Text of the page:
Aug 24, 2007
Caldwell, now a reservist, went to Iraq to help train the Iraqi Army and also worked with the National Police Force. His job turned out to be much more than that of an instructor.
According to Caldwell, during an August 2006 combat patrol along the Euphrates River his group was struck by an improvised explosive device (IED). The team had just finished removing some boats from the river, checked a renovation project, and was headed back to the main road when the fourth vehicle in his convoy was hit by the IED. Thrown in the air and flipped, the 13-ton armored Humvee came to land on its roof. The blast left a crater five feet wide and four feet deep. The attack left one Marine dead, two soldiers injured, and one Iraqi interpreter injured.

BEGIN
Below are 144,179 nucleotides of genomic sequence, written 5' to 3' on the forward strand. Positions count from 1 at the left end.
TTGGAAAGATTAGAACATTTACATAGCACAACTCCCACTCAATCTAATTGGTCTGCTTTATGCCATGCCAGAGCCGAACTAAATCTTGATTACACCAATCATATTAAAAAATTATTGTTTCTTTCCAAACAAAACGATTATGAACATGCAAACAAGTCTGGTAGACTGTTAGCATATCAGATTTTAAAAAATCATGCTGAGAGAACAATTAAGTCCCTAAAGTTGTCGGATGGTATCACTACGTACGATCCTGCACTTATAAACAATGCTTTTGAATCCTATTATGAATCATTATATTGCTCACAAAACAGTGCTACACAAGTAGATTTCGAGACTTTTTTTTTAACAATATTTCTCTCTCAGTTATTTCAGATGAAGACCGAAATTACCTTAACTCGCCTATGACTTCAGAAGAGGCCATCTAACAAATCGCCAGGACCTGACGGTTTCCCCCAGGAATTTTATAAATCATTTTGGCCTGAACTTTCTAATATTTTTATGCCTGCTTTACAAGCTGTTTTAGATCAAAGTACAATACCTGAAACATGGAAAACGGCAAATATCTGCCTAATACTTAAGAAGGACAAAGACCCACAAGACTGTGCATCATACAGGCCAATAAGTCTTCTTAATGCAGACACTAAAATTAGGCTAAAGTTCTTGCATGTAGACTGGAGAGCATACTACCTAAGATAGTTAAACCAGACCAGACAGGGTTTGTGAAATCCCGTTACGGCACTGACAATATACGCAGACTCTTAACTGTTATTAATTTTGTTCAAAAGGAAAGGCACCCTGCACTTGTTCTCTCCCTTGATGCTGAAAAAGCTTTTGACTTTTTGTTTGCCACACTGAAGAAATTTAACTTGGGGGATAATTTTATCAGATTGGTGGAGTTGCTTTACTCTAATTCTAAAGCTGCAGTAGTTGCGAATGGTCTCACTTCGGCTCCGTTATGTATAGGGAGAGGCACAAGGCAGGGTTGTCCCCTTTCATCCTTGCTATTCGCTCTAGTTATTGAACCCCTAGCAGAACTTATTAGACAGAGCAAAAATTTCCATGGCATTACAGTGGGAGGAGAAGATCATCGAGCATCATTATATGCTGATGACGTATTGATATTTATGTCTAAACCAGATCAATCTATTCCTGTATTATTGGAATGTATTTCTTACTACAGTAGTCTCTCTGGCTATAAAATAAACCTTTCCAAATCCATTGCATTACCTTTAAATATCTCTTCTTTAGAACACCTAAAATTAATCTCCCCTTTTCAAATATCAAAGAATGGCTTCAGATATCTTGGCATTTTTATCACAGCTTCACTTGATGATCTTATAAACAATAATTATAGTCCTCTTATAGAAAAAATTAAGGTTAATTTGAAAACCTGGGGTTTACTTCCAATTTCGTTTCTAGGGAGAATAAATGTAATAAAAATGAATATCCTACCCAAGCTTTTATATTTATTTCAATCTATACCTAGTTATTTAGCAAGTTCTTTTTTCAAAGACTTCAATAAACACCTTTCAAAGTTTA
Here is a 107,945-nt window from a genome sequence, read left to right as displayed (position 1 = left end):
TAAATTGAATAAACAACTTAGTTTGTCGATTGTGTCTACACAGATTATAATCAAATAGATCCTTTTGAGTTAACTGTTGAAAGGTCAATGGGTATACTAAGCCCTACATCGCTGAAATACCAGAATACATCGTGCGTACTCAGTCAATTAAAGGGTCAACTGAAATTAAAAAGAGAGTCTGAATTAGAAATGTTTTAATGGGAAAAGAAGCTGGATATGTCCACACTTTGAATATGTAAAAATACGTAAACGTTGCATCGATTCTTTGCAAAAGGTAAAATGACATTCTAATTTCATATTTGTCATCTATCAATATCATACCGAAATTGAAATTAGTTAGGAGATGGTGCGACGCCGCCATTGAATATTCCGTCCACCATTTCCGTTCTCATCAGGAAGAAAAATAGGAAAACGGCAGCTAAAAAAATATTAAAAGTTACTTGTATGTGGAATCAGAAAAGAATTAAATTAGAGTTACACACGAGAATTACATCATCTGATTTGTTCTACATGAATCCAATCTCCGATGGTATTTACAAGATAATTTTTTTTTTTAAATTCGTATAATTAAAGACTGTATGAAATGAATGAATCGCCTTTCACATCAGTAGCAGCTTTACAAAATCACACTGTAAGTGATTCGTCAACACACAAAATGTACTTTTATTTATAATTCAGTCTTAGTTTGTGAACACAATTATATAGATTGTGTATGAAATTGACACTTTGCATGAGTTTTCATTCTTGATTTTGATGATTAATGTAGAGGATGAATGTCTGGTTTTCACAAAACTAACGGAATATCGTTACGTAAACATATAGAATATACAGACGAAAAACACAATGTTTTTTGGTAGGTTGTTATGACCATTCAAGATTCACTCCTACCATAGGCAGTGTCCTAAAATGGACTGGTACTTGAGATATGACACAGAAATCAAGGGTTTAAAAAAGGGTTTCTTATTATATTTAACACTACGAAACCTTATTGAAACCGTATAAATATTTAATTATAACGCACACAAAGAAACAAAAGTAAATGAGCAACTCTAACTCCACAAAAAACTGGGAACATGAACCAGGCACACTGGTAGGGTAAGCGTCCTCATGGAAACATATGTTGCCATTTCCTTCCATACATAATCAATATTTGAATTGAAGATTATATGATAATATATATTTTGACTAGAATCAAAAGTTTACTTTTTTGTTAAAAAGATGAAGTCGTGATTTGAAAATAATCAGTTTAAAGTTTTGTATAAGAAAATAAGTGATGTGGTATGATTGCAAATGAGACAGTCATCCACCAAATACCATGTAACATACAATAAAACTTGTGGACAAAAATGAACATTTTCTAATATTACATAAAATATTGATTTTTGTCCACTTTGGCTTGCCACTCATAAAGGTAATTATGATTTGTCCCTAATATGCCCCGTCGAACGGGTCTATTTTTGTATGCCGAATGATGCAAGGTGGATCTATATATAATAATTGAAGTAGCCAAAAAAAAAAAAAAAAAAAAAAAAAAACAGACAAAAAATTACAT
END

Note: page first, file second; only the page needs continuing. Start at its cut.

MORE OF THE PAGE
Caldwell, according to his Bronze Star citation, "showed personal courage by securing the area first, directed the evacuation of casualties, and remained on-site to ensure cleanup and investigation of the hostile location."
Caldwell is understandably proud of his military awards, which also includes the Combat Action Badge, but more meaningful to him are the changes he brought about while there. "It really means something to you when the people you worked with tell you they want you to stay." He returned with a Koran and prayer beads, gifts from his Iraqi comrades.
While he came away with a better understanding of the people, the country, the region, and its religion, Caldwell said he believes the people he worked with "learned more about American society and American thinking. I think they came away with an understanding of how much work is required" for their country to become a stable democracy.
Back at Los Alamos, Caldwell is working in the Condensed Matter and Thermal Physics group, continuing his materials research using nuclear magnetic resonance.
Contact: Kevin N. Roark, firstname.lastname@example.org, (505) 665-9202